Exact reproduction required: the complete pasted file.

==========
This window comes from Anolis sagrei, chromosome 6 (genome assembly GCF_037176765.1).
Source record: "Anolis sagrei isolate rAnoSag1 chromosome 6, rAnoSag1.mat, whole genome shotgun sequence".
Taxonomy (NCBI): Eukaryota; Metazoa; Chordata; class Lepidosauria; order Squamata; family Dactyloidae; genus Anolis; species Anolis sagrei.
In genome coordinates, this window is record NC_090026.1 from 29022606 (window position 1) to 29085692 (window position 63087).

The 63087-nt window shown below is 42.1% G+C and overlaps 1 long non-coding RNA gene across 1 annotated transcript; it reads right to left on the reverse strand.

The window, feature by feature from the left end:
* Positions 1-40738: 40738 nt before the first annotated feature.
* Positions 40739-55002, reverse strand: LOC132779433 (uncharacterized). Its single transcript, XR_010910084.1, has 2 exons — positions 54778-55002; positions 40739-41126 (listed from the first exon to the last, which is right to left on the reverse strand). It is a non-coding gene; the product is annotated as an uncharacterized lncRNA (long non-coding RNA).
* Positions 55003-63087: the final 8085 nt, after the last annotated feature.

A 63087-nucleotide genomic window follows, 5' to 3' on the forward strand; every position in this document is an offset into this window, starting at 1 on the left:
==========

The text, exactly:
This window comes from Anolis sagrei, chromosome 6 (genome assembly GCF_037176765.1).
Source record: "Anolis sagrei isolate rAnoSag1 chromosome 6, rAnoSag1.mat, whole genome shotgun sequence".
Taxonomy (NCBI): Eukaryota; Metazoa; Chordata; class Lepidosauria; order Squamata; family Dactyloidae; genus Anolis; species Anolis sagrei.
In genome coordinates, this window is record NC_090026.1 from 29022606 (window position 1) to 29085692 (window position 63087).

The 63087-nt window shown below is 42.1% G+C and overlaps 1 long non-coding RNA gene across 1 annotated transcript; it reads right to left on the reverse strand.

The window, feature by feature from the left end:
* Positions 1-40738: 40738 nt before the first annotated feature.
* Positions 40739-55002, reverse strand: LOC132779433 (uncharacterized). Its single transcript, XR_010910084.1, has 2 exons — positions 54778-55002; positions 40739-41126 (listed from the first exon to the last, which is right to left on the reverse strand). It is a non-coding gene; the product is annotated as an uncharacterized lncRNA (long non-coding RNA).
* Positions 55003-63087: the final 8085 nt, after the last annotated feature.

A 63087-nucleotide genomic window follows, 5' to 3' on the forward strand; every position in this document is an offset into this window, starting at 1 on the left: